Socrates bent down and switched the robot on. For a moment it did nothing. Hovering in indecision, like a human. Then its programme took over and its great fiery eyes burned futile against the sunlight and its unsteady legs jerked forward as stiff as an arthritic pensioner.

"We all march", Socrates thought, "to our own programmes, some slow and ponderous, some quick and fast moving. But all controlled the same. Saving or burning out our batteries, what did it matter? What choice had we?"

The robot stepped forward. Brushing flowers it could not smell. Carving its course through a world that it could not know, a world that, although it surrounded it, lay just beyond its reach.

Socrates felt a twinge of pity. Along with the sorrow came a deeper realisation that he too was excluded. They were alike, him and the robot, both blundering through a world that they could never know, could never comprehend. In a sudden movement of empathy he reached forward and picked the robot up. Holding it close to him as a child would hold a kitten. The moment was heavy with meaning, the red of the giant eyes flashing against the cotton of his shirt like blood.

Socrates dozed as he half watched the sun, now low in the sky, glance off the cars that wound snakelike up Black Rock Pitch. Climbing the steep incline with machine efficiency. Here he and Gwen had strolled in the summertime of their youth and lay entwined amid the heather and the Wimberries. So sweet those berries had tasted then. Stolen from the mountains and heavy with guilt. "Where are you now, Gwen? Where are those days we treated so carelessly and spent like spare change in our pockets?" 

Socrates felt the sorrow deepen, as it always did, after a memory of past happiness flitted through his mind. It was the price he had to pay, the price we all have to pay, for the gift of remembrance, for the knowledge of what we were as well as of what we are. Perhaps God had been right to leave that spoiled apple beyond man's reach.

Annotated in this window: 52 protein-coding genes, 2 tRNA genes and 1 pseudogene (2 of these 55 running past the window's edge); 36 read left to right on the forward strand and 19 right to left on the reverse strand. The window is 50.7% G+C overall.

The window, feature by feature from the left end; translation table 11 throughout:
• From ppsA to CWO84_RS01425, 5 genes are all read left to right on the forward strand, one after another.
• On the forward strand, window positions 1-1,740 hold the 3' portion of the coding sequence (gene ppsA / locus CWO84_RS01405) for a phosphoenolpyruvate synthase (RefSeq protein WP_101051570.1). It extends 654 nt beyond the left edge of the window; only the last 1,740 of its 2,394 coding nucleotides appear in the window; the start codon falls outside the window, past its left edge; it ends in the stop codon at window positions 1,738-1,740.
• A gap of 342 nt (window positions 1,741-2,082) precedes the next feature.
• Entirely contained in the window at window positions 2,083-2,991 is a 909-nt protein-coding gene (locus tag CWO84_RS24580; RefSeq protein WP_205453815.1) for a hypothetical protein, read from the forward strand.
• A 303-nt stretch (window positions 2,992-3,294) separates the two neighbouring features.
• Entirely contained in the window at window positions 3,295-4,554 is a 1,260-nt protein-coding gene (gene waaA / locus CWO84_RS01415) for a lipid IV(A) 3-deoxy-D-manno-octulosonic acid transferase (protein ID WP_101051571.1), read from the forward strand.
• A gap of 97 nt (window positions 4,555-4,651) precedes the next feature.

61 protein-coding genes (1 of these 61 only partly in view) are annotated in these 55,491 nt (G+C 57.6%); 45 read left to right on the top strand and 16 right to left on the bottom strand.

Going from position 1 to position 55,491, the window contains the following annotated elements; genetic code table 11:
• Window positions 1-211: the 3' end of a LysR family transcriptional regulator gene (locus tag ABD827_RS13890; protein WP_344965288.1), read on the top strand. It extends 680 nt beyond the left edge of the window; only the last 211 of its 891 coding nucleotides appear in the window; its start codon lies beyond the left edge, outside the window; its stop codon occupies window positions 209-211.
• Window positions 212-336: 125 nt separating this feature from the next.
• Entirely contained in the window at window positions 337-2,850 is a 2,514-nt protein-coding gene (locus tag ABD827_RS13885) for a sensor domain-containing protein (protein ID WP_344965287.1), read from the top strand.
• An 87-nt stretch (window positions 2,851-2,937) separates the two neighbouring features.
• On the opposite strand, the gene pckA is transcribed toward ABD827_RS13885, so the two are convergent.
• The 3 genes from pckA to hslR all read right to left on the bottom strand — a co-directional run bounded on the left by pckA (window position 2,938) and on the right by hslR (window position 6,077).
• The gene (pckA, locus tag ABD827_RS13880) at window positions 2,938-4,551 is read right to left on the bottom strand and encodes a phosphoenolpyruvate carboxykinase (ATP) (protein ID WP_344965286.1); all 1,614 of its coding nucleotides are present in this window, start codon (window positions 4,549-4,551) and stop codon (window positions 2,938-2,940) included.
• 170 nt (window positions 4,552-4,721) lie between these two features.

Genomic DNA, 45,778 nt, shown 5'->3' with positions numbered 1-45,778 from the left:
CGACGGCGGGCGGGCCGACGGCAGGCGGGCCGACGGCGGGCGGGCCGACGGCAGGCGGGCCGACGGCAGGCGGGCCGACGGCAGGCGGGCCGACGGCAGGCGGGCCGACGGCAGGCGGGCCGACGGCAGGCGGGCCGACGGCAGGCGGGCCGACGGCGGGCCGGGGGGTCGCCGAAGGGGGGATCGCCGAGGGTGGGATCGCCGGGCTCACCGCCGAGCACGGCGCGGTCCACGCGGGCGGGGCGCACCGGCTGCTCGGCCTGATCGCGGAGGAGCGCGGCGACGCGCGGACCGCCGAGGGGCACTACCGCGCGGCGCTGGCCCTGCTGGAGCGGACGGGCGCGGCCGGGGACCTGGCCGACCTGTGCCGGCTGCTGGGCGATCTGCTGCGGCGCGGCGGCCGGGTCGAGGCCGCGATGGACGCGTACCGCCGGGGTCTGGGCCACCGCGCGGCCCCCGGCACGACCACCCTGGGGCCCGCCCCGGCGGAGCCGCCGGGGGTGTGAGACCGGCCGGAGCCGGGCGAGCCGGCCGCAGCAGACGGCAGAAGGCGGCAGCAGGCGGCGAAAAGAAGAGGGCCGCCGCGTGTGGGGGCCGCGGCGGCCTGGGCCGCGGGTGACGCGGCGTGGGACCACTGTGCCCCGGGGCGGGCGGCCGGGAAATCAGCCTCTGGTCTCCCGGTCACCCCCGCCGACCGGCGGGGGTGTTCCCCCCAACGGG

Tiredness crept like a shadow over him. He placed the robot onto the garden path, the mechanism hummed into life as the plastic legs shuffled it forward along the concrete. Weeds broke the hard surface after their long, dark journey in search of the sun. The occasional Dandelion shook its golden mane. Unheeding the robot marched forward, its frenzied eyes flashing crimson in the fading daylight.

Socrates waited, half way between sleep and consciousness. Caught between the pain of reality and peace. In the distance, the robot whirred and continued its journey towards the timber fence at the garden's edge. Unaware of the distance it had travelled from the now resting man. Unaware of its existence, unaware of the low charge left in its batteries, walking slowly toward towards the fence where it would halt and glow red in the long chill evening to come.

Unaware of pain or of beauty, a creation left free to roam a world that it did not seek to comprehend, a world without meaning, its giant eyes flashing as programmed by its intricate circuits, its legs shuffling in imprecise motion towards its journey's end. 

Socrates rested, the last of the sun gentle on his face. Thoughts of peace, and of Gwen, warm on his mind.